last four years it has never received adhe
rents as fast as it Is receiving them now. i
It is rushing on like a resistless torrent
No power under heaven can stay its
mighty course ! 1
The old party managers are divided and
confused. Consternation is upon thoir
faces and dismay within their hearts. 1
Cheer up! Gird on the anncr anewt
There is a God in Israel !
Perish policy and cuanlaf;
Perish all that fears the lijat;
Whether losing, whether wincing,
"Trust in God and do the rifhu"
'WHAT CAPITAL DOESTOa 3LABOB.
The insolent, infamous, sacrlligious liar,
Joe Cook the Rev., In a recent lecture
before a codflsh audience, cited to the free
schools and charitable Institutions of tho
country and said :
"Look! you discontented socialists and
complaining workinjrmen, all this is what
capital regularly and willingly does for
labor. There is already being done for you
as much as you can bear to have don and
retain the proper spirit of self-help." i
God grant that some day this audacious
hypocrite may be compelled to tread the
wine-press of poverty and earn his bread by
the sweat of his face. j
"Were the unearned charities and unre
quited contributions of capital bestowed
upon hira now limited to a seat in a free
common school, a cot and board at a poor
house, or a scholarship In a bliad, or dear
and dumb asylum, the laboring men h
are now taxed to support his idleness in
royal style end princely sp!eDir would
havo less occasion to complain and be ii
-ontented with their lot.
Is th' iborrrsct)tor, this pattper
X! Tij-m Call Off Their Does.
It is said that the accumulation ol
millions a year by Vonderbilt, Sage,
Belmont and others, is their legitimate
right; that it is due to their superior
skill and sagacity.
Bat without the aid of special legis
lation, and corporate privileges not
enjoyed by the masses, could they do
If they possess superior skill and
- capacity for accumulating the earn
ings of ether men, why should not
those lees gifted be guarded by legis
lative bulwarks against the rapacity
of human nature gifted with such rare
talents for appropriatiug the property
of others ? Or is our legislation based
on the theory that " to him wh: hath
(power to cheat others) shall be ivea
(power to double his capacity,) and to
him who hath not (power to rob his
neighbor) shall bo taken away even
that which he hath" (to protect and
provide for himself 7)
If the millionaires will call off their
legislative dogs, and give labor an
even chance in the struggle, the latter
will ask no odds of the other, nor ad
vocate, any other distributive favors
than tne survival of the ttest.
JEFF DAT IS.
iris BF.TURN Fl:OM KT P.orF. XO VIKW
UPO.V TUE POLITICAL SITCATIOX.
A New York special to the Cincin
nati Enquirer of the 7lh, says : 4 Jef-fi-rsoii
Davis lasid' d at llobokeu d
one o'chx-k this afleiuoon, ou tho
steamer Necler, from Bremen, via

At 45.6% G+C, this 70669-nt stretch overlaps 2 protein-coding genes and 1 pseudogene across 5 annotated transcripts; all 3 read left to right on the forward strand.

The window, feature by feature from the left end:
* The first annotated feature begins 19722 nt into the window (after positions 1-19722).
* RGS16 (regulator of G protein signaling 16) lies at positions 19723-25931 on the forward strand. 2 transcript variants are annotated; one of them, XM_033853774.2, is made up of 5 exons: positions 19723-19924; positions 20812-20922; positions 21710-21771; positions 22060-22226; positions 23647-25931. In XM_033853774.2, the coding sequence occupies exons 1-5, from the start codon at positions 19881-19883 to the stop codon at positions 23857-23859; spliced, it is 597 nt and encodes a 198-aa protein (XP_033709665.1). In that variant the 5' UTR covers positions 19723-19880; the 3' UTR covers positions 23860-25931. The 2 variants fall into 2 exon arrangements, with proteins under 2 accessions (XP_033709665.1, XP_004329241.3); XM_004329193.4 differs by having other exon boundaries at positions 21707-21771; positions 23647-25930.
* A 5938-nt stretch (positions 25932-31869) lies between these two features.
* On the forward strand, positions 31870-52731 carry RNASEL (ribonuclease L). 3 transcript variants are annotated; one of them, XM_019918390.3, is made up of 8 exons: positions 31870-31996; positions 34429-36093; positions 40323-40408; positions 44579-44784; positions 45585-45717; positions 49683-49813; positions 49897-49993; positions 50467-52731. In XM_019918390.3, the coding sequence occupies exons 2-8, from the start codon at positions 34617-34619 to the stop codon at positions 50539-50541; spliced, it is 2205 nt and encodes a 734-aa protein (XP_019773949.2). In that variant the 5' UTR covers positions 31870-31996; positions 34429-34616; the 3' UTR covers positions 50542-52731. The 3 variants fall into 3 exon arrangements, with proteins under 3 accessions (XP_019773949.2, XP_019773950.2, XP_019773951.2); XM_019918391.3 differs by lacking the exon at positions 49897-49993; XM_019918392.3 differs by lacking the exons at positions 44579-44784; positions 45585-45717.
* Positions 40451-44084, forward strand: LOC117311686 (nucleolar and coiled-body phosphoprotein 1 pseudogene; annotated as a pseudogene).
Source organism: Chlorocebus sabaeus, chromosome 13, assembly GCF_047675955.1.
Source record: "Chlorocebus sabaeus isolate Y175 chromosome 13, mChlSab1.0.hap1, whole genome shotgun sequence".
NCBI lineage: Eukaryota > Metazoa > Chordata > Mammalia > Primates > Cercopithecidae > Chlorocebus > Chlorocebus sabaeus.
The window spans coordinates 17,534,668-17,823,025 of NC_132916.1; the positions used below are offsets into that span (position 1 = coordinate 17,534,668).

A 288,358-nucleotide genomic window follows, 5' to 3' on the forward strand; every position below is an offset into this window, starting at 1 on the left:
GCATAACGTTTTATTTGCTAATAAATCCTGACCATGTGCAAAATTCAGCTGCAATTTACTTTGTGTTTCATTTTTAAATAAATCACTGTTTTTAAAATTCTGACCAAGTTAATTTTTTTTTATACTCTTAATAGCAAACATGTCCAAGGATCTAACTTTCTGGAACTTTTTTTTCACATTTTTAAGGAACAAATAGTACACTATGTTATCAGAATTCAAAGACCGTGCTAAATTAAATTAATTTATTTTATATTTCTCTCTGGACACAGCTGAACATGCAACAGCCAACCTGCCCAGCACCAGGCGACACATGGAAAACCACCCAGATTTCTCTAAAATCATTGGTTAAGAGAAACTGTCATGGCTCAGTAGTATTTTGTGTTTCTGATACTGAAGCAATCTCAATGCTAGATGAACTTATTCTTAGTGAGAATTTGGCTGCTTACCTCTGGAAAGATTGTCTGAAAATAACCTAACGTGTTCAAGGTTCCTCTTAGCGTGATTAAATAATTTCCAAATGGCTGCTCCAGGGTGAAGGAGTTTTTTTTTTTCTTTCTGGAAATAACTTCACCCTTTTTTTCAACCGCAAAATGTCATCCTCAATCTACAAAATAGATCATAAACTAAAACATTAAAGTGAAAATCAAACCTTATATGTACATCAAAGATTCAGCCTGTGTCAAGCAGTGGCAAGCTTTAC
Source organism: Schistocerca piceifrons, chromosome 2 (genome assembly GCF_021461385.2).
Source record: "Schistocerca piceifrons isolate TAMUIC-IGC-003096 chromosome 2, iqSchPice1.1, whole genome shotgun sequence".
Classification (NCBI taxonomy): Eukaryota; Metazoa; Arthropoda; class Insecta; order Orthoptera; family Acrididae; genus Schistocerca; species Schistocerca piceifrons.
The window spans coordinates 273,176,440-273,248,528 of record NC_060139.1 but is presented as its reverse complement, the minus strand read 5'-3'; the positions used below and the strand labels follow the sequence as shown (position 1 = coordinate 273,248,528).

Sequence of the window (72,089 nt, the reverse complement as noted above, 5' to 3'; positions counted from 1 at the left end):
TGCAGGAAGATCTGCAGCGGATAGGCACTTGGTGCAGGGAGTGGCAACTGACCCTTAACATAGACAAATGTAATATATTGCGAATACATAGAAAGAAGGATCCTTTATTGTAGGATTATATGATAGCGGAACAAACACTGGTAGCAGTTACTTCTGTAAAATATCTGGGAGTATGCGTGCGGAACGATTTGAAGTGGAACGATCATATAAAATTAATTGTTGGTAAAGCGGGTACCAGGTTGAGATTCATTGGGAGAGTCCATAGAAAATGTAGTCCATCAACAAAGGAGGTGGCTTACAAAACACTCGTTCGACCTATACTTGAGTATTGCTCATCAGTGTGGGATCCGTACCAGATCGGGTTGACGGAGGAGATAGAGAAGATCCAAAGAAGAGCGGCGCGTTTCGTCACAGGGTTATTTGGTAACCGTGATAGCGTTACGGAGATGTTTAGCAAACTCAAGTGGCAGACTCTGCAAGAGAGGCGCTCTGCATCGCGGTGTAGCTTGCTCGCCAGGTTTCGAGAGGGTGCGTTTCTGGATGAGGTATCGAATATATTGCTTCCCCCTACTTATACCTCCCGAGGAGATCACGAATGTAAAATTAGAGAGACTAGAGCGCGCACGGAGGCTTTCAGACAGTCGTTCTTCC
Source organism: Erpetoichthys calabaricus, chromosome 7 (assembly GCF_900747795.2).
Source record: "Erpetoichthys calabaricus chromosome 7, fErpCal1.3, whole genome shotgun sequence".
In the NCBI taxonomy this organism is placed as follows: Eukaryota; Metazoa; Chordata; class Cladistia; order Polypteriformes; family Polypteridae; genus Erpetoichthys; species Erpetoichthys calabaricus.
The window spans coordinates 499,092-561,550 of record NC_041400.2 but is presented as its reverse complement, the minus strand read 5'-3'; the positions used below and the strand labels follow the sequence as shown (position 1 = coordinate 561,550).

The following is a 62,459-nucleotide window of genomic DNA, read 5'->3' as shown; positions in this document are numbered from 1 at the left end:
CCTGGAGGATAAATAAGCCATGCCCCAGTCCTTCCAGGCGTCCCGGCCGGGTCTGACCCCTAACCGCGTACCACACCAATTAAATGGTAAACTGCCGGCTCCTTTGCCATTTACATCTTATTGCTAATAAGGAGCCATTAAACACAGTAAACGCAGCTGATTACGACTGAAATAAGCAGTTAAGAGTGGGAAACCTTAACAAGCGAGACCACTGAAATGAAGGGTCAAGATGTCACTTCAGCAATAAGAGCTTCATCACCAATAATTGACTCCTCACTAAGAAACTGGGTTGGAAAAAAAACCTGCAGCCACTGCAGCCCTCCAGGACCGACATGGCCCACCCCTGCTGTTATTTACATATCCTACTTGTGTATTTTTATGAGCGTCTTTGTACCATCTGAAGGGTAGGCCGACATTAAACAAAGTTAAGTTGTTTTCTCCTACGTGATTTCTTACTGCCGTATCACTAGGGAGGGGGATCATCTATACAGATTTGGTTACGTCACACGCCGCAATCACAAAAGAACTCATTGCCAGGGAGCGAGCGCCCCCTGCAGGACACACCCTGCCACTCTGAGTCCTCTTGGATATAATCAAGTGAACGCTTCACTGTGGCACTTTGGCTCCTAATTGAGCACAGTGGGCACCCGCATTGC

Southampton.- The reporter crossed
the slippery de-.-k in the rain, and
dived into the :doo;i. The first ob
ject that met his eyes -was a small,
-light matt, wiih gray hair and beard,
and pale blue i yes his face covered
witli whiskers, "w ho pro,cd t be' Mr.
Davis. He was sitting on a huge
trunk and wore a long, rough ulster,
with a nit e.miferier around his neck
and a pair of woolen gloves on his
lia:id. Ilii was accompanied l y bis
wife, a Ktout. matronlv ladv. and his
diiuht. r, a you ng lady of "rather or
dinary annearaticH. O.d v I wo frion.' s
Wt-r? present to meet him, and one of
them was Mr. I) -rbv, of Appicion &
Co., Mr. Davis publishers.
Mr. Davis said that the passage had
been a long, n"gh mid dUaureeabh
one, with very high winds ami heavy
seas. Twice on the passage the sa
loon was flooded with water, lie was
not sea-sick, however, and never hav
been. IIo was fatigued a little, but
otherwise his health was good. Mr.
Davis said that he should leave for
Beau voir, La., on the next train, via
the Pennsylvania r.tilroad, g ling li-ic-ct
from the steamer, lie anticipa
ted great pleasure iu his coming re
tirement, and spoke enthusiastically
ofBeauvoir. His stay abroad las
bee n mostly at Chantifly, Fram e, a ml
in Getmanv. where Miss Davis his
He was a-kel about" the success of
his book abroad, but saii that h
knew nothing about it. His visit
abroad had lceii solely lor pleasure.
The Confederate bond move in Eng
land he confessed to be iu entire i
uorauce of. Ilia face lighted up with
a genuine smile of humor w hen the
subject was mentioned. His health
wa. very poor while abroad, and he
did not enjoy his trip. Ou political
matters he became very reticent, lie
had a paper containing the President's
message in his hand, and said that he
should have great pleasure in reading
it. He would express no opinions m
the political situation, simply saying
that he believed the spirit of harmony
was beginning to be felt between the
North aud tho South, and that be
hoped it would continue to do so.
A Glass of Brandy.
It can't hurt anybody! "Why, I
know a persou yonder he is now a
specimen of manly beauty, a portly
six-footer. He has the bearing of ii
prince, lor be is one of our merchant
primes. His face wears the hue ol
health, and now at the age of lifty
otld, he has the quick, elas'ic step o'
our young iren of twenty-live, ai-d
none more lull of mirth and wit than
he, and I know he never (line with